After all, our own precedent, the Development Bank of Southern Africa (DBSA), is a very sick institution. It promoted dumb ideas like commercialised water and toll roads, and turned a blind eye to construction industry collusion. After losing a stunning R370 million in 2012, its work was termed ‘shoddy’ by its new Chief Executive last December. The DBSA was also attacked last July by the Southern African Development Community, whose second-in-command remarked that a new SADC Bank would be preferable.

And yes, we have grounds for concern about dubious overseas influence when the DBSA’s main international envoy is Mo Shaik, a former spy who wrongfully accused the attorney general of being an apartheid agent, who has zero banking or development experience, who was party to questionable Ferrostaal arms dealing, who revealed Zuma cabinet secrets to US State Department officials (according to secret Washington cables published by WikiLeaks) about what really goes on in Pretoria.

Also disturbing is that when it comes to reforming world finance, finance minister Pravin Gordhan has called on the IMF to be more ‘nasty’ to low-income Europeans, while SA Reserve Bank deputy governor Daniel Mminele bragged last November that Pretoria stands alongside Washington in opposing global regulation such as the ‘Robin Hood tax’ on financial transactions.

Moreover, as Mminele put it, “South Africa is aligned with advanced economies on the issue of climate finance” – i.e., against paying ‘ecological debt’ to increasingly desperate countries already losing 400,000 people per year to climate-caused deaths. The same Washington-Brics alliance can be found at the UN climate summits, which refuse to adopt binding emissions cuts: a decision that the name Durban will always be remembered for in shame following the failed COP17 in December 2011.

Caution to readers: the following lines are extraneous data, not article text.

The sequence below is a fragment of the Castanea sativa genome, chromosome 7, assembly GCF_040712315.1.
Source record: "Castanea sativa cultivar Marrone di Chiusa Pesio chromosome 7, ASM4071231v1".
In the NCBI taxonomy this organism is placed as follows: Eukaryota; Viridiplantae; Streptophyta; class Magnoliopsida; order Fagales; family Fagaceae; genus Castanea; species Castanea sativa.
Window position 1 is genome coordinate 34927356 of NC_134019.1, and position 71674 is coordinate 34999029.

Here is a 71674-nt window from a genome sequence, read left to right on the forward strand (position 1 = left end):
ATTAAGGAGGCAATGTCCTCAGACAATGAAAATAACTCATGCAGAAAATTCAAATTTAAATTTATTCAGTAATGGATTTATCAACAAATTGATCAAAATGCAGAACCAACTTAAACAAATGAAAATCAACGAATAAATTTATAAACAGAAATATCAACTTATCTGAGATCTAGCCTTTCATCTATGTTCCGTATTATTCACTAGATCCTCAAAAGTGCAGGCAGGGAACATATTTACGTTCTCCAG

As a result, Africa could become an even more violent battleground for conflicts between Brics firms intent on oil, gas and minerals extraction, whether Brazil’s Vale and Petrobras, or South Africa’s Anglo or BHP Billiton (albeit with London and Melbourne financial headquarters), or India’s Tata or Arcelor-Mittal, or Chinese state-owned firms and Russian energy corporations.

A few years ago, minister of justice Jeff Radebe termed such firms ‘new imperialists’ because “many SA companies working elsewhere in Africa come across as arrogant, disrespectful, aloof and careless in their attitude towards local business communities, work-seekers and even governments.”

The maldevelopment that results is exemplified in South Durban where R250 billion in white-elephant state infrastructure subsidies will soon flow to chaotic port, freight and petrochemical industry expansion notwithstanding resistance by victim communities.

That resistance will grow, including at a March 23 community teach-in next to the area’s main oil refinery, and then from 25-27 March, during the ‘brics-from-below’ counter-summit at the Diakonia church in central Durban. It’s here that critics can discuss Brics and ANC neoliberalism without Fabricius’ shallow journalistic distortion.